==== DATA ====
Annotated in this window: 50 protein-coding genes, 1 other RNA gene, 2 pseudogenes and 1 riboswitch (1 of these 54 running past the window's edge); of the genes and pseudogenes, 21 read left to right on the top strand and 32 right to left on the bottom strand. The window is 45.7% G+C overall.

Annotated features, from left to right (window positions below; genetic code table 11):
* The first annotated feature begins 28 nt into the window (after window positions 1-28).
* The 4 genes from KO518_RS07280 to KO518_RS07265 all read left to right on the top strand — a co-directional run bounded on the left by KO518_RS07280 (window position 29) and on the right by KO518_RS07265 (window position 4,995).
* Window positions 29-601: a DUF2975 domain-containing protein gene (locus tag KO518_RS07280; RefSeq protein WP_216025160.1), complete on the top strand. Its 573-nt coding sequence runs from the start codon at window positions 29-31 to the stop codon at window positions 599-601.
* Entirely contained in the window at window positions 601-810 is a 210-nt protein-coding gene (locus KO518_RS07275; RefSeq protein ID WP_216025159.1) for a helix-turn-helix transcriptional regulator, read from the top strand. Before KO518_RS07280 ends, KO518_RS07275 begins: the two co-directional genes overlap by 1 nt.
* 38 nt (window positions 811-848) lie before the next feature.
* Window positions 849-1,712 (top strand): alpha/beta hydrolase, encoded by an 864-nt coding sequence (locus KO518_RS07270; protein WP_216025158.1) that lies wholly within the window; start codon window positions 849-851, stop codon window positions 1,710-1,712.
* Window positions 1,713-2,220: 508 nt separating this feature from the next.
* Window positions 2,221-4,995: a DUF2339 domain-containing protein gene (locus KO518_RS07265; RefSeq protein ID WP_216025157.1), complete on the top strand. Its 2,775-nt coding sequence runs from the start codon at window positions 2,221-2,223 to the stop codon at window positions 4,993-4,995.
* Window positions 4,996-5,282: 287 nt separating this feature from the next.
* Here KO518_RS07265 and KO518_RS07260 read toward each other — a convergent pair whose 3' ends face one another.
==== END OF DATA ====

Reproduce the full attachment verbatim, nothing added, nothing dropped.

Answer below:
Annotated in this window: 50 protein-coding genes, 1 other RNA gene, 2 pseudogenes and 1 riboswitch (1 of these 54 running past the window's edge); of the genes and pseudogenes, 21 read left to right on the top strand and 32 right to left on the bottom strand. The window is 45.7% G+C overall.

Annotated features, from left to right (window positions below; genetic code table 11):
* The first annotated feature begins 28 nt into the window (after window positions 1-28).
* The 4 genes from KO518_RS07280 to KO518_RS07265 all read left to right on the top strand — a co-directional run bounded on the left by KO518_RS07280 (window position 29) and on the right by KO518_RS07265 (window position 4,995).
* Window positions 29-601: a DUF2975 domain-containing protein gene (locus tag KO518_RS07280; RefSeq protein WP_216025160.1), complete on the top strand. Its 573-nt coding sequence runs from the start codon at window positions 29-31 to the stop codon at window positions 599-601.
* Entirely contained in the window at window positions 601-810 is a 210-nt protein-coding gene (locus KO518_RS07275; RefSeq protein ID WP_216025159.1) for a helix-turn-helix transcriptional regulator, read from the top strand. Before KO518_RS07280 ends, KO518_RS07275 begins: the two co-directional genes overlap by 1 nt.
* 38 nt (window positions 811-848) lie before the next feature.
* Window positions 849-1,712 (top strand): alpha/beta hydrolase, encoded by an 864-nt coding sequence (locus KO518_RS07270; protein WP_216025158.1) that lies wholly within the window; start codon window positions 849-851, stop codon window positions 1,710-1,712.
* Window positions 1,713-2,220: 508 nt separating this feature from the next.
* Window positions 2,221-4,995: a DUF2339 domain-containing protein gene (locus KO518_RS07265; RefSeq protein ID WP_216025157.1), complete on the top strand. Its 2,775-nt coding sequence runs from the start codon at window positions 2,221-2,223 to the stop codon at window positions 4,993-4,995.
* Window positions 4,996-5,282: 287 nt separating this feature from the next.
* Here KO518_RS07265 and KO518_RS07260 read toward each other — a convergent pair whose 3' ends face one another.